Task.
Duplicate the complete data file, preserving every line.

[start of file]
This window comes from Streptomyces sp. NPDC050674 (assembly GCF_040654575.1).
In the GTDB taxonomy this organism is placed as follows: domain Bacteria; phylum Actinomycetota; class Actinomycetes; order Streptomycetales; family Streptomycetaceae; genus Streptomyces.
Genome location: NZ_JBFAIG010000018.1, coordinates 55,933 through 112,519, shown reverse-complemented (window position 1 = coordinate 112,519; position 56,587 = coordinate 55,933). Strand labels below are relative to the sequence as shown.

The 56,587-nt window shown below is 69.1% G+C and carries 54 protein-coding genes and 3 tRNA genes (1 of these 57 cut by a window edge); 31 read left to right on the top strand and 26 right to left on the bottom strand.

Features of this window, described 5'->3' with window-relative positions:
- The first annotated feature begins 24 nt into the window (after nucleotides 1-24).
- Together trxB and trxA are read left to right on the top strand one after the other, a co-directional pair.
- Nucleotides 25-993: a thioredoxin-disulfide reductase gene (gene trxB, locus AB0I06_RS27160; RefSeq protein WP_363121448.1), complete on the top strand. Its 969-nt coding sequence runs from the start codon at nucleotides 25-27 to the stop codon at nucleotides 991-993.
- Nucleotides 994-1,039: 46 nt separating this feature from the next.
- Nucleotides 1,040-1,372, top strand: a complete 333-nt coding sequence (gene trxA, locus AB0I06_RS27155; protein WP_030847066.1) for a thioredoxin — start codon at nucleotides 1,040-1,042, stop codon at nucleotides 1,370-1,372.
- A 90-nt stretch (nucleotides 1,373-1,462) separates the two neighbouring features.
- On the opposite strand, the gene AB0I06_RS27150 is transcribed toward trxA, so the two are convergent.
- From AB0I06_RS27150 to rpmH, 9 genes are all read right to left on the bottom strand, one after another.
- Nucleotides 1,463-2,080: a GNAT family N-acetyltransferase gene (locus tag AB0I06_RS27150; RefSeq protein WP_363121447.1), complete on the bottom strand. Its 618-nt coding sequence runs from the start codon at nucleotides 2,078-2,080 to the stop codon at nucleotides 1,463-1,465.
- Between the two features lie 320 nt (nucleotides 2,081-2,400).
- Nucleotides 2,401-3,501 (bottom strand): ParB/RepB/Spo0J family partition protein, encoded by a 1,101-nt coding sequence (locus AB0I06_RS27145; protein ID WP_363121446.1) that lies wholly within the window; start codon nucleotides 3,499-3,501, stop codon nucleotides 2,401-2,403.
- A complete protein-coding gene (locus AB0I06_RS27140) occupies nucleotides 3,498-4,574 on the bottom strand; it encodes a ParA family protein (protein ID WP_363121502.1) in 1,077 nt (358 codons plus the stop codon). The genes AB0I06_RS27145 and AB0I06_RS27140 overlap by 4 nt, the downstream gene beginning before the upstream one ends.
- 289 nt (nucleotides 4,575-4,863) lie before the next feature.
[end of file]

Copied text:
This window comes from Streptomyces sp. NPDC050674 (assembly GCF_040654575.1).
In the GTDB taxonomy this organism is placed as follows: domain Bacteria; phylum Actinomycetota; class Actinomycetes; order Streptomycetales; family Streptomycetaceae; genus Streptomyces.
Genome location: NZ_JBFAIG010000018.1, coordinates 55,933 through 112,519, shown reverse-complemented (window position 1 = coordinate 112,519; position 56,587 = coordinate 55,933). Strand labels below are relative to the sequence as shown.

The 56,587-nt window shown below is 69.1% G+C and carries 54 protein-coding genes and 3 tRNA genes (1 of these 57 cut by a window edge); 31 read left to right on the top strand and 26 right to left on the bottom strand.

Features of this window, described 5'->3' with window-relative positions:
- The first annotated feature begins 24 nt into the window (after nucleotides 1-24).
- Together trxB and trxA are read left to right on the top strand one after the other, a co-directional pair.
- Nucleotides 25-993: a thioredoxin-disulfide reductase gene (gene trxB, locus AB0I06_RS27160; RefSeq protein WP_363121448.1), complete on the top strand. Its 969-nt coding sequence runs from the start codon at nucleotides 25-27 to the stop codon at nucleotides 991-993.
- Nucleotides 994-1,039: 46 nt separating this feature from the next.
- Nucleotides 1,040-1,372, top strand: a complete 333-nt coding sequence (gene trxA, locus AB0I06_RS27155; protein WP_030847066.1) for a thioredoxin — start codon at nucleotides 1,040-1,042, stop codon at nucleotides 1,370-1,372.
- A 90-nt stretch (nucleotides 1,373-1,462) separates the two neighbouring features.
- On the opposite strand, the gene AB0I06_RS27150 is transcribed toward trxA, so the two are convergent.
- From AB0I06_RS27150 to rpmH, 9 genes are all read right to left on the bottom strand, one after another.
- Nucleotides 1,463-2,080: a GNAT family N-acetyltransferase gene (locus tag AB0I06_RS27150; RefSeq protein WP_363121447.1), complete on the bottom strand. Its 618-nt coding sequence runs from the start codon at nucleotides 2,078-2,080 to the stop codon at nucleotides 1,463-1,465.
- Between the two features lie 320 nt (nucleotides 2,081-2,400).
- Nucleotides 2,401-3,501 (bottom strand): ParB/RepB/Spo0J family partition protein, encoded by a 1,101-nt coding sequence (locus AB0I06_RS27145; protein ID WP_363121446.1) that lies wholly within the window; start codon nucleotides 3,499-3,501, stop codon nucleotides 2,401-2,403.
- A complete protein-coding gene (locus AB0I06_RS27140) occupies nucleotides 3,498-4,574 on the bottom strand; it encodes a ParA family protein (protein ID WP_363121502.1) in 1,077 nt (358 codons plus the stop codon). The genes AB0I06_RS27145 and AB0I06_RS27140 overlap by 4 nt, the downstream gene beginning before the upstream one ends.
- 289 nt (nucleotides 4,575-4,863) lie before the next feature.